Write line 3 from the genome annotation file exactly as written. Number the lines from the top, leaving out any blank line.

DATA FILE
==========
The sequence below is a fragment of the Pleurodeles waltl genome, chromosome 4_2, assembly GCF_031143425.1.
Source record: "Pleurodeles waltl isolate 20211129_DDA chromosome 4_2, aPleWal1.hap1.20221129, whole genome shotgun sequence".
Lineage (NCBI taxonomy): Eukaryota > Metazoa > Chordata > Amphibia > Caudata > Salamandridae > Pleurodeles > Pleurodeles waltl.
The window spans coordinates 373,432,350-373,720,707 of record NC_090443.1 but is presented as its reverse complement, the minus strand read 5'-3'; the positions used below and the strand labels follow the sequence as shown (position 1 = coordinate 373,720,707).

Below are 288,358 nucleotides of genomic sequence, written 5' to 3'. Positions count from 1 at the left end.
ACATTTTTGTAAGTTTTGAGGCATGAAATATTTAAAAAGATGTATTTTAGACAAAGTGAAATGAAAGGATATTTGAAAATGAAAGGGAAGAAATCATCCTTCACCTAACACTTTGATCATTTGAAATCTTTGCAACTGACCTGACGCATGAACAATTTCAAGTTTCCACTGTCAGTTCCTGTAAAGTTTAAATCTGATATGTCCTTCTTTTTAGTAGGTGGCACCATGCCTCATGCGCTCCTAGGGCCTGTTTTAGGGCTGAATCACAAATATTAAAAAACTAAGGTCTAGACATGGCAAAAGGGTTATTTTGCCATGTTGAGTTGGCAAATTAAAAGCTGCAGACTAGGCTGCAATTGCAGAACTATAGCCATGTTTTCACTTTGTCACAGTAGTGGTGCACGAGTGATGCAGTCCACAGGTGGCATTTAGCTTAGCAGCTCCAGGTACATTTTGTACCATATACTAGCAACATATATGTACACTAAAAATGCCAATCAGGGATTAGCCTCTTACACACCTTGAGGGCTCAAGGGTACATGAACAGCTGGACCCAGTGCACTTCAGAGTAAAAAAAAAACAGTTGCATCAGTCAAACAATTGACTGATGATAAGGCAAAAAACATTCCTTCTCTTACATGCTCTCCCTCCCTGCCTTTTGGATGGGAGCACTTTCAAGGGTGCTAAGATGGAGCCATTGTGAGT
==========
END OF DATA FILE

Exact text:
Lineage (NCBI taxonomy): Eukaryota > Metazoa > Chordata > Amphibia > Caudata > Salamandridae > Pleurodeles > Pleurodeles waltl.